Tuesday, October 24, 2006

Life On Mars, Is It Possible?

SpaceToys.com Authentic NASA Toys and Replicas
Scientists seem to be excited about discovering bacteria living two miles beneath the Earth's crust, able to adapt to not only extreme cold but also an oxygen-less environment.

(Mars Today) "The low temperature limit for life is particularly important since, in both the solar system and the Milky Way Galaxy, cold environments are much more common than hot environments," said Neill Reid, an astronomer at the Space Telescope Science Institute and leader of the research team. "Our results show that the lowest temperatures at which these organisms can thrive fall within the temperature range experienced on present-day Mars, and could permit survival and growth, particularly beneath Mars's surface. This could expand the realm of the habitable zone, the area in which life could exist, to colder Mars-like planets."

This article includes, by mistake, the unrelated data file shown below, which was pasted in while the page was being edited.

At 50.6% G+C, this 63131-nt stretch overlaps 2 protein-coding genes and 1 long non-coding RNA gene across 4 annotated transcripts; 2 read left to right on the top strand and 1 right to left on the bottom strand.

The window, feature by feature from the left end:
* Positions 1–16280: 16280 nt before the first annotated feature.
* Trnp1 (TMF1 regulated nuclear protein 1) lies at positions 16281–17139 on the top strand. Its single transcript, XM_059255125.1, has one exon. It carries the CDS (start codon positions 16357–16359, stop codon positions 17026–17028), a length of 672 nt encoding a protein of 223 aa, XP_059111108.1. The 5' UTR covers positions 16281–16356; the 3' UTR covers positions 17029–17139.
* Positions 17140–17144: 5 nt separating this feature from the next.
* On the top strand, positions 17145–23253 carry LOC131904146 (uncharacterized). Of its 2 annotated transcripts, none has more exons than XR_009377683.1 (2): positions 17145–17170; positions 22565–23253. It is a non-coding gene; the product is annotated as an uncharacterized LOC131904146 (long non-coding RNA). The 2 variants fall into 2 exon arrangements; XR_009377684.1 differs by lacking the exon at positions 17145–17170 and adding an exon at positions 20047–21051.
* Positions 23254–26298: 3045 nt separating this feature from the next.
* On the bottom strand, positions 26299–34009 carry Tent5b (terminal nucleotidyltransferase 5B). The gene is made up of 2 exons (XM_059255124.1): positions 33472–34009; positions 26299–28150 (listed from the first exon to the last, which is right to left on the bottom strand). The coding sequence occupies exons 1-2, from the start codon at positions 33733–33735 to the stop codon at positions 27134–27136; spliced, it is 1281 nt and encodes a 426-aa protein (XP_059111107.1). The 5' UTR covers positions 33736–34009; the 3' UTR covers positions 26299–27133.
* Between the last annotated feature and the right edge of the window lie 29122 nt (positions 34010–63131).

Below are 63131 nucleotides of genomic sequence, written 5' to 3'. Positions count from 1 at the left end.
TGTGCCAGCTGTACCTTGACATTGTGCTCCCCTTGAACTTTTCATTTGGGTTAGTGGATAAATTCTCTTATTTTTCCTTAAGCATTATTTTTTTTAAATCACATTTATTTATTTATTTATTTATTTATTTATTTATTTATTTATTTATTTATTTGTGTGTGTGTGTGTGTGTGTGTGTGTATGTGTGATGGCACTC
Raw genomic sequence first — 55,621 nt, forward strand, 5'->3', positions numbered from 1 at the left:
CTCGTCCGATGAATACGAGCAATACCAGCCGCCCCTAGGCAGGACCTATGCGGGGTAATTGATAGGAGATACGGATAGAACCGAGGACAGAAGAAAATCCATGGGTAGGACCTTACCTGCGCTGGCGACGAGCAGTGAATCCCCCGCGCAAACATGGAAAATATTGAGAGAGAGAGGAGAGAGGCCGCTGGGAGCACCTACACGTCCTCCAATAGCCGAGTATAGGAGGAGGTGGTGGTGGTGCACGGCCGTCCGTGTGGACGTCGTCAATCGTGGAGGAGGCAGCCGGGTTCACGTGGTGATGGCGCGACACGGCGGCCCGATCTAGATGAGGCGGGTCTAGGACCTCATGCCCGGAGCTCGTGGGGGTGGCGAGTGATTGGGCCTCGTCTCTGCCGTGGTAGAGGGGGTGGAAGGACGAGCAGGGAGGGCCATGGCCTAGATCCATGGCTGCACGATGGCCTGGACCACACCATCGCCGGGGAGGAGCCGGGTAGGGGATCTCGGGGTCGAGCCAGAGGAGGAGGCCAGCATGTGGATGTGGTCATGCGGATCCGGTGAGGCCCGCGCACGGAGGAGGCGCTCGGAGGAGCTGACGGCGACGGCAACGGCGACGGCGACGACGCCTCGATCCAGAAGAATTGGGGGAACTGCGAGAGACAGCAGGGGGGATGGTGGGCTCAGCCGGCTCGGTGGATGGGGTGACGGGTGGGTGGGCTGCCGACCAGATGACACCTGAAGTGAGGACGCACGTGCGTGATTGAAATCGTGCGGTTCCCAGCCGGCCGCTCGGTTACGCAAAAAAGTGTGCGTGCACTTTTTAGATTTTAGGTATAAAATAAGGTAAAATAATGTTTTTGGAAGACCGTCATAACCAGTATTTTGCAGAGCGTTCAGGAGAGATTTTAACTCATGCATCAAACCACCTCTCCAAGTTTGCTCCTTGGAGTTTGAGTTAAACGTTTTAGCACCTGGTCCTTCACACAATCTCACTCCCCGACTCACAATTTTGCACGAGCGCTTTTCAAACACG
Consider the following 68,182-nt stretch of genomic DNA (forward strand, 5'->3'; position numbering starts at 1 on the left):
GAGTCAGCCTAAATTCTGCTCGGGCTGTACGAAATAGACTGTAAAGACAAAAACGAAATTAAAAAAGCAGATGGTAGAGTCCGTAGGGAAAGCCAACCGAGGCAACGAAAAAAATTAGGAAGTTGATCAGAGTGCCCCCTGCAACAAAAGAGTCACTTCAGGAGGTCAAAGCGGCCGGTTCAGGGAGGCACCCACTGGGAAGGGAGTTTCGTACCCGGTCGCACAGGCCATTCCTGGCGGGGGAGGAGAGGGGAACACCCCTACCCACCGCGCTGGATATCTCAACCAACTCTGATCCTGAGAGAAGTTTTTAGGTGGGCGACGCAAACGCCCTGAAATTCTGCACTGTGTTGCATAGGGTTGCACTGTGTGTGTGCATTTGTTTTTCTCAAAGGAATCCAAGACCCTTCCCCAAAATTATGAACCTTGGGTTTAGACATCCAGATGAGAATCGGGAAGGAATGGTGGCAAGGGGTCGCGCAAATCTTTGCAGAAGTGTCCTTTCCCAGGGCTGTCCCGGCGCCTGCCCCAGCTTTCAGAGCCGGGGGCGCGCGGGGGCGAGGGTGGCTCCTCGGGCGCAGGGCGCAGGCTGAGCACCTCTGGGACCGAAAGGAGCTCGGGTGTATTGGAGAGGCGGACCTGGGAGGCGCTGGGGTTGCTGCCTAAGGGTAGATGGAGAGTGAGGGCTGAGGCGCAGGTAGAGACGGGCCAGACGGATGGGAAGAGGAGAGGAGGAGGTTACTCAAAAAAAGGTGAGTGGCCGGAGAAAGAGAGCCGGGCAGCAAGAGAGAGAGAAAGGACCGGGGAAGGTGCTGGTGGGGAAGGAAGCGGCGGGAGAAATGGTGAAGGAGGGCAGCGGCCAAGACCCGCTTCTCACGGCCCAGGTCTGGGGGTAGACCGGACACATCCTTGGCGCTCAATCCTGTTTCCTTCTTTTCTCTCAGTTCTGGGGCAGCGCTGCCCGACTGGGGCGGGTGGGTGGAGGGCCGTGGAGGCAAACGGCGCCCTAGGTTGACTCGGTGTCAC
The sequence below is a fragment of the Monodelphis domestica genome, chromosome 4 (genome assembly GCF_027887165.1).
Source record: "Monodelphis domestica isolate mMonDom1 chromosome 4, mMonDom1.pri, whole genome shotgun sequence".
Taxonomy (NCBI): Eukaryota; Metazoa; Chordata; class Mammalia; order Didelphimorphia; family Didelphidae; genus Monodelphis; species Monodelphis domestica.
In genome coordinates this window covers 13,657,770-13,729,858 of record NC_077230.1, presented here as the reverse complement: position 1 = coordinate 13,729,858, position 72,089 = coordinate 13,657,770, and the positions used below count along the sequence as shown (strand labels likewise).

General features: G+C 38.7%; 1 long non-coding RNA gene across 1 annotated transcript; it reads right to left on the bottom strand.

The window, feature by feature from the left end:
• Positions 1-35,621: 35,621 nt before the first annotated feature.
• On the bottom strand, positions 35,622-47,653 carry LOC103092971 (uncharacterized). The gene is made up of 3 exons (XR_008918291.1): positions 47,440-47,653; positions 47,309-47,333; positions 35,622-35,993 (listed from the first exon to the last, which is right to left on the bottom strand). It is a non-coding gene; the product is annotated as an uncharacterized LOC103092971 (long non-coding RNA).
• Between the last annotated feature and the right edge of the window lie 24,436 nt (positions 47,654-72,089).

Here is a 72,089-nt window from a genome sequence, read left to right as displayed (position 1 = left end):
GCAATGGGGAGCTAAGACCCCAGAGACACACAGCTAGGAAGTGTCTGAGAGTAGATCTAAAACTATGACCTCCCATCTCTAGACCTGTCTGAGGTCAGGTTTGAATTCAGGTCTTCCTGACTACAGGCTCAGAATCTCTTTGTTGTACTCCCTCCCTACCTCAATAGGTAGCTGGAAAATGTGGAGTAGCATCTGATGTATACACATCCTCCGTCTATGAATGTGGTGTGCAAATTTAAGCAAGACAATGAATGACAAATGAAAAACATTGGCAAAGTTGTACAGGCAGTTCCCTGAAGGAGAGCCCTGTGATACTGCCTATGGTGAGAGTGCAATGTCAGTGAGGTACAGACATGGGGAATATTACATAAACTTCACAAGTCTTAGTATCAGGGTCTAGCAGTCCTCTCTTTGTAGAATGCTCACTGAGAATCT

Although it would be interesting to find life on Mars, the planet is not known to be friendly to life as its surface may be toxic, not to mention the lack of a magnetic field.

These organisms may provide another use however, as scientists may be able to insert their DNA into grains and plants, allowing colonists to grow food on the red planet. Of all the worlds that orbit the solar system, Mars provides the greatest opportunity for terraforming. Perhaps these microbes could provide a little assistance along the way.

Want more space geek news? Then subscribe below via email, RSS or twitter for free updates!

Enter your email address:

Delivered by FeedBurner

Prefer another service? How about via RSS or follow Colony Worlds on Twitter!

No comments:

Post a Comment

You can either visit the stars or watch them from afar.

But if you choose the former, you'll definitely get a better view.

~Darnell Clayton, 2007

Note: You do not need a Blogger account in order to comment, but you do need to solve the universal puzzle below.